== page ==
In the grammar translation method language is taught by translating texts and studying grammar. There is little or no place for the spoken language. This method is what many of us will remember from school.
The direct method involves using only English in the classroom. A typical beginner lesson would include showing objects to students, telling them what they are called in English, getting them to repeat. This language is then built up to sentence level, eg “this is a pen” and then to questions eg “What is this? Is it a chair?”
The audio-lingual method is based on behaviourist learning techniques. Students listen to a structure and repeat it. When the teacher thinks it appropriate (s)he starts drilling the structure.
E.g. teacher: “He” students “he’s playing tennis”
“They” “they’re playing tennis”
“Question” “are they playing tennis?”
The objective of the audio-lingual method is to help students produce the language automatically.
The notional or functional syllabus takes a different approach. Language is studied according to the usage. The syllabus is structured according to the function or use of the language. For example, elements of the syllabus could be ordering food in a restaurant, making an appointment, asking for and giving directions. At one time this was a popular method for teaching business English.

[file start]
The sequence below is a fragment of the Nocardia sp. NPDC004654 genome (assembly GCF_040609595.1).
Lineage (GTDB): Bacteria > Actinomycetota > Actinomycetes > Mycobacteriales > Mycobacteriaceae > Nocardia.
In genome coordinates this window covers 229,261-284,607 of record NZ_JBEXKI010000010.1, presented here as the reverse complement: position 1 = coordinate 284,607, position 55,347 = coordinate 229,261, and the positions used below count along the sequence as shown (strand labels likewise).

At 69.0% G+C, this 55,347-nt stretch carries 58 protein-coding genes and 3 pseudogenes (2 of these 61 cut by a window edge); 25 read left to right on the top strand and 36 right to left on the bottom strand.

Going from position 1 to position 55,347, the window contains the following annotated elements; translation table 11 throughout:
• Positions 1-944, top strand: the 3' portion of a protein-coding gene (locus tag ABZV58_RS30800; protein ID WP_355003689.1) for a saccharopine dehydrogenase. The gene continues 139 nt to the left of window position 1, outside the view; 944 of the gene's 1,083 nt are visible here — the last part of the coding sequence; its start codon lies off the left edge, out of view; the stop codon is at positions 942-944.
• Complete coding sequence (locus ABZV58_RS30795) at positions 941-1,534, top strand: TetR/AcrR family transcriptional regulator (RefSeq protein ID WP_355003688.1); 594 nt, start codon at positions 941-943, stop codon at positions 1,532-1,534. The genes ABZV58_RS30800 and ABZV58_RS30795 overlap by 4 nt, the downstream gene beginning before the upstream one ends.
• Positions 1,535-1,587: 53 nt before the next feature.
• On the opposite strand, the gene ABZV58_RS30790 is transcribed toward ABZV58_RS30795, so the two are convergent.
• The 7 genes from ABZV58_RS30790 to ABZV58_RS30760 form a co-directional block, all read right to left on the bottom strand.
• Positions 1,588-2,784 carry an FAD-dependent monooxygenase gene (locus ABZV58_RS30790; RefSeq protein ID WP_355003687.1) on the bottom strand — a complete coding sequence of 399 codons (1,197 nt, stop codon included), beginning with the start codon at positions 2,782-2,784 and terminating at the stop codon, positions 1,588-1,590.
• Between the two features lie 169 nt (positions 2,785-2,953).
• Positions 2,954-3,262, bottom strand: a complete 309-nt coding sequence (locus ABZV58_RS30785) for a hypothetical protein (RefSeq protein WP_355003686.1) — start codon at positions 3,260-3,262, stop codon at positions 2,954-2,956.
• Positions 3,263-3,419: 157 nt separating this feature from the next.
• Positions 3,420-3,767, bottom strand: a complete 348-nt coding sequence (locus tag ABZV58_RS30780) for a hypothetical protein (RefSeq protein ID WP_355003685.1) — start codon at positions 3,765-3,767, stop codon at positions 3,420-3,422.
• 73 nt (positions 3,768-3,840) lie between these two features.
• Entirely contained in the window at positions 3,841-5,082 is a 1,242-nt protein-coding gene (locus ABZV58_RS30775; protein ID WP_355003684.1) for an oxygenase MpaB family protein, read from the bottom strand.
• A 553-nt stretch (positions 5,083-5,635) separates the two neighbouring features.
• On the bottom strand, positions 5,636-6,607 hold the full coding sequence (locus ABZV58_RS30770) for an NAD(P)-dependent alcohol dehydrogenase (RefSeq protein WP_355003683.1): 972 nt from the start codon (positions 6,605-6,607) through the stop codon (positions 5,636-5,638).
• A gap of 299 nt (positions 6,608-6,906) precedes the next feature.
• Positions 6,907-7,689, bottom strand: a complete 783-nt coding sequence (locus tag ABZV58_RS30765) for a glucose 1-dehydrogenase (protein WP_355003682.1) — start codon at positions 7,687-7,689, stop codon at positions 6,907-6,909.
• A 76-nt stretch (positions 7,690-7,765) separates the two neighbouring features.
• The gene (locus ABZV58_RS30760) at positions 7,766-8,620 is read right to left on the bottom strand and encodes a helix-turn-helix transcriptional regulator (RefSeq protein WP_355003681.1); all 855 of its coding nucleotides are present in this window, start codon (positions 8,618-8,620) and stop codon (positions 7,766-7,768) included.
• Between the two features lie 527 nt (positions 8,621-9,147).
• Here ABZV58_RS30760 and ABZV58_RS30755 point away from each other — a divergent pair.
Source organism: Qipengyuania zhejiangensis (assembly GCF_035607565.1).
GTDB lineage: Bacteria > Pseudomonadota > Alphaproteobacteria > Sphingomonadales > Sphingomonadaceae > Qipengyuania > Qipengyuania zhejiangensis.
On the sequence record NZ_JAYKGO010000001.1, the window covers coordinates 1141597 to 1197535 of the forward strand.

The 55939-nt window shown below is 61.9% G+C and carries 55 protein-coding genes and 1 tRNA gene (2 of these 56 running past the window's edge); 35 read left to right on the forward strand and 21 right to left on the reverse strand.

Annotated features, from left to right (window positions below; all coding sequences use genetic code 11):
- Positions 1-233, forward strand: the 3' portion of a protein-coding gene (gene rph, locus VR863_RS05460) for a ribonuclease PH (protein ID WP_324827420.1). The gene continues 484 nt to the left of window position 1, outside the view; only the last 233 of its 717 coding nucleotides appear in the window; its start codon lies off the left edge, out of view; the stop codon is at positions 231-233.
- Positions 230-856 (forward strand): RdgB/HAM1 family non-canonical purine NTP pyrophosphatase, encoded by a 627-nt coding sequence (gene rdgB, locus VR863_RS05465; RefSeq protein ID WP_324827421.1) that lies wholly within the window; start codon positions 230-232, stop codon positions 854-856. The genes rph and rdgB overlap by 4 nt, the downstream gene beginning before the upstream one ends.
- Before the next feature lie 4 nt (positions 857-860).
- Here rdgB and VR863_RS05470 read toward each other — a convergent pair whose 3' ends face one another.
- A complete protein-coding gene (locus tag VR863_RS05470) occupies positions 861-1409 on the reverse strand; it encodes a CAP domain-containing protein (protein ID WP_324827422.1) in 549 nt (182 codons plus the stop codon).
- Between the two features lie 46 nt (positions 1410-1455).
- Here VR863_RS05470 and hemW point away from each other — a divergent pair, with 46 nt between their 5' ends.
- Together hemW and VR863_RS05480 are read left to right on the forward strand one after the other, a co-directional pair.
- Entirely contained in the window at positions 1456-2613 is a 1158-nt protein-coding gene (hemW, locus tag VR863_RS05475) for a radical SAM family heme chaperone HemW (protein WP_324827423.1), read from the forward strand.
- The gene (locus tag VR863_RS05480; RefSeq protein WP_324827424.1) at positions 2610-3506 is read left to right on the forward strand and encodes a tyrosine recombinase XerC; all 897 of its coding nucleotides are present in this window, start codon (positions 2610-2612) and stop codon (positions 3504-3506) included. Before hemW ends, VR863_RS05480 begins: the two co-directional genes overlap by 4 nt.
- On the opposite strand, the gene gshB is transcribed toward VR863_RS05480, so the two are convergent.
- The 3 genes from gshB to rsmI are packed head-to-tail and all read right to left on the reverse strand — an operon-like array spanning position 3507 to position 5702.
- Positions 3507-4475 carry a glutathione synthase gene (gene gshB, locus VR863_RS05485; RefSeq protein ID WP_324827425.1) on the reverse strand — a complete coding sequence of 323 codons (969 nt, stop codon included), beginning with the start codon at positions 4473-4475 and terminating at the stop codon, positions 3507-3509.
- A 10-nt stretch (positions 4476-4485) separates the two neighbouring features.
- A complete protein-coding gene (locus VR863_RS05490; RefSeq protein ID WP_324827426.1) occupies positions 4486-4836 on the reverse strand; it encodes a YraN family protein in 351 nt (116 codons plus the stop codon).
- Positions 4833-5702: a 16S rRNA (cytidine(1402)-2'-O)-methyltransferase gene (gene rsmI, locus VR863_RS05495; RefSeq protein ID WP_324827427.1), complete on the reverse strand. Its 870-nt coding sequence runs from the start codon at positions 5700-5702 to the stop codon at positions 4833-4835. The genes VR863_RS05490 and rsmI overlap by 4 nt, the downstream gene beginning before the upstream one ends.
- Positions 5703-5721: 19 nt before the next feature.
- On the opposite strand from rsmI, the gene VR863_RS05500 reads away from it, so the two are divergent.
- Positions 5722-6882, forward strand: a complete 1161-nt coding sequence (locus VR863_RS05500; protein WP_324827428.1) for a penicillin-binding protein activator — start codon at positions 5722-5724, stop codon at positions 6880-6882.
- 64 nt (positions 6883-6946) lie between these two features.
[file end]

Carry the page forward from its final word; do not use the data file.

The communicative approach involves creating a real need for communication. Typical activities include role plays, information gaps but this approach is not confined to speaking activities. For a more detailed description, you can see my reply to Joselyn in April.
Task-based learning involves giving students an activity or a problem to solve. The teacher notes down mistakes that students make and this guides decision-making for language areas to work on.
An eclectic approach is where a teacher makes use of techniques from the various methods and applies them when appropriate. This will depend on the focus of the lesson and students’ preferred learning styles.
This is a very brief overview of some methods for teaching. It is in no way complete and space does not allow me to go into the methods in detail. If you are interested in knowing more, there are many books available and you could always write in with more questions.